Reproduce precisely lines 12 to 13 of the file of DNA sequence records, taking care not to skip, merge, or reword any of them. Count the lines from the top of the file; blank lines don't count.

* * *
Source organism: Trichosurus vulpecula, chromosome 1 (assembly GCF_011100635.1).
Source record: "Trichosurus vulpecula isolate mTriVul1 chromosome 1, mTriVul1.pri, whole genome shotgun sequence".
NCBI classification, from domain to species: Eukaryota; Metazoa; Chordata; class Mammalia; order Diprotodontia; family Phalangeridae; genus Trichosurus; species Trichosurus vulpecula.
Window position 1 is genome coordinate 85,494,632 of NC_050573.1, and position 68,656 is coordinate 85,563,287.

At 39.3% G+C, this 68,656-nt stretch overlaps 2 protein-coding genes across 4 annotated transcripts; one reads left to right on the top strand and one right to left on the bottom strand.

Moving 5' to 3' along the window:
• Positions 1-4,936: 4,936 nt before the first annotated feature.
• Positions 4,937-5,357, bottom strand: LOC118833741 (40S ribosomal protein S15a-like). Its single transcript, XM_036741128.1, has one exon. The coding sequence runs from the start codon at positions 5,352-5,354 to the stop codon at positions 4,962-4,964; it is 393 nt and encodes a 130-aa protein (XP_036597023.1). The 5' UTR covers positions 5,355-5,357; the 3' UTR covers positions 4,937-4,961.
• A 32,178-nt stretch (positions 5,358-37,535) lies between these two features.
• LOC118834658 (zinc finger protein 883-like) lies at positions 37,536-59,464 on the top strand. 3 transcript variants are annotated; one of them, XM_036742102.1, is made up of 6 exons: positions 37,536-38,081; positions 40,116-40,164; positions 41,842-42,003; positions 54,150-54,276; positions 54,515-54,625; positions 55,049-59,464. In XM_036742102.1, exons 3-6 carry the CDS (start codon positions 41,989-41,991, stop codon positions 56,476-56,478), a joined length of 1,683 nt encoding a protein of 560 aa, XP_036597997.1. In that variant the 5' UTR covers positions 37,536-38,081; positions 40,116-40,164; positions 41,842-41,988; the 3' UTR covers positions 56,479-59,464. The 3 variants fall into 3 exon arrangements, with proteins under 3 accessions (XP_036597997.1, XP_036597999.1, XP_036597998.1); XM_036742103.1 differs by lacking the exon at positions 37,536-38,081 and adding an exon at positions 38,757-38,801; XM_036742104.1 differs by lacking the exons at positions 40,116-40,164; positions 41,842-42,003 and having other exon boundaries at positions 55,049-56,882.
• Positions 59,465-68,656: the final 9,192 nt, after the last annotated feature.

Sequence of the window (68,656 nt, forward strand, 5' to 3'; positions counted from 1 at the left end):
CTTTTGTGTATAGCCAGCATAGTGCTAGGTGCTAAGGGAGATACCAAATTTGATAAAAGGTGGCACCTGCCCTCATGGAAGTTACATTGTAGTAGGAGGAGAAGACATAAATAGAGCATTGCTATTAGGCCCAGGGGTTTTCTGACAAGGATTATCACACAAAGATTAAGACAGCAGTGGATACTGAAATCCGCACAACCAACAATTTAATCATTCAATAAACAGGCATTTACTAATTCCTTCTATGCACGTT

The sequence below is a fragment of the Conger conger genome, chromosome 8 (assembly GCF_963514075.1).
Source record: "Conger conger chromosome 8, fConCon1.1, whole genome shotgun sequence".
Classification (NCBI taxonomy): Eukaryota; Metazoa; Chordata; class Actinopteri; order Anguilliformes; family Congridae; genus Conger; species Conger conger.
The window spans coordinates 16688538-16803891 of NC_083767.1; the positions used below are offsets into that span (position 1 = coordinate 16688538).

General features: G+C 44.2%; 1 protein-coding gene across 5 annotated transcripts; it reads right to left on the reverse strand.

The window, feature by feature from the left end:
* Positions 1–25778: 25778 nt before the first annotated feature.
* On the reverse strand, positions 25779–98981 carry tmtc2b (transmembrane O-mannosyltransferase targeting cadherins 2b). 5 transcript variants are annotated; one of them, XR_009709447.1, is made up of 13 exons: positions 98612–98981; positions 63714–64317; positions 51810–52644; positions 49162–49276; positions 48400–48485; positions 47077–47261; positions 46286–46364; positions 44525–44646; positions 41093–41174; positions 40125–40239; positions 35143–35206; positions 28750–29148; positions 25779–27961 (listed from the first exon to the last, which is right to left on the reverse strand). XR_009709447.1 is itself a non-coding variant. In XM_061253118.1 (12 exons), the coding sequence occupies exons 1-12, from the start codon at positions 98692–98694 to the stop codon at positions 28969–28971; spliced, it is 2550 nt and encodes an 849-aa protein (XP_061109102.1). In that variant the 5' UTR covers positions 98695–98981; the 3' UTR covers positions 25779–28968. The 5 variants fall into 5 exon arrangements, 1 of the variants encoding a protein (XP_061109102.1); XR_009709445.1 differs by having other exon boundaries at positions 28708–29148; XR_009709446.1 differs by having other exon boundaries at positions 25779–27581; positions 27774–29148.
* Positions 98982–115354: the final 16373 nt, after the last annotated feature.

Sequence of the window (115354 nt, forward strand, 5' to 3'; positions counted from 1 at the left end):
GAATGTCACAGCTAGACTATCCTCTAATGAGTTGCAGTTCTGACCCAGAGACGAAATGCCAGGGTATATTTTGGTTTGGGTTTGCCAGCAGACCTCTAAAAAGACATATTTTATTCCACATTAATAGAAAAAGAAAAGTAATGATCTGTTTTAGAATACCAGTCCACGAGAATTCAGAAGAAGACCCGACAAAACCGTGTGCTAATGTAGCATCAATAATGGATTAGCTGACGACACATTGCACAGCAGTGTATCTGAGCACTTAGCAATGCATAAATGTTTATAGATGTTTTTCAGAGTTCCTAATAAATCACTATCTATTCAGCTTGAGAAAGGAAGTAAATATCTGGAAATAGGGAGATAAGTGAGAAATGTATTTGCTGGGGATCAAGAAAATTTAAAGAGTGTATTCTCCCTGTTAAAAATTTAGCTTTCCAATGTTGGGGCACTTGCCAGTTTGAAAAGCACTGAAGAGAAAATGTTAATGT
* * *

Sequence of the window (68,656 nt, forward strand, 5' to 3'; positions counted from 1 at the left end):
CTTTTGTGTATAGCCAGCATAGTGCTAGGTGCTAAGGGAGATACCAAATTTGATAAAAGGTGGCACCTGCCCTCATGGAAGTTACATTGTAGTAGGAGGAGAAGACATAAATAGAGCATTGCTATTAGGCCCAGGGGTTTTCTGACAAGGATTATCACACAAAGATTAAGACAGCAGTGGATACTGAAATCCGCACAACCAACAATTTAATCATTCAATAAACAGGCATTTACTAATTCCTTCTATGCACGTT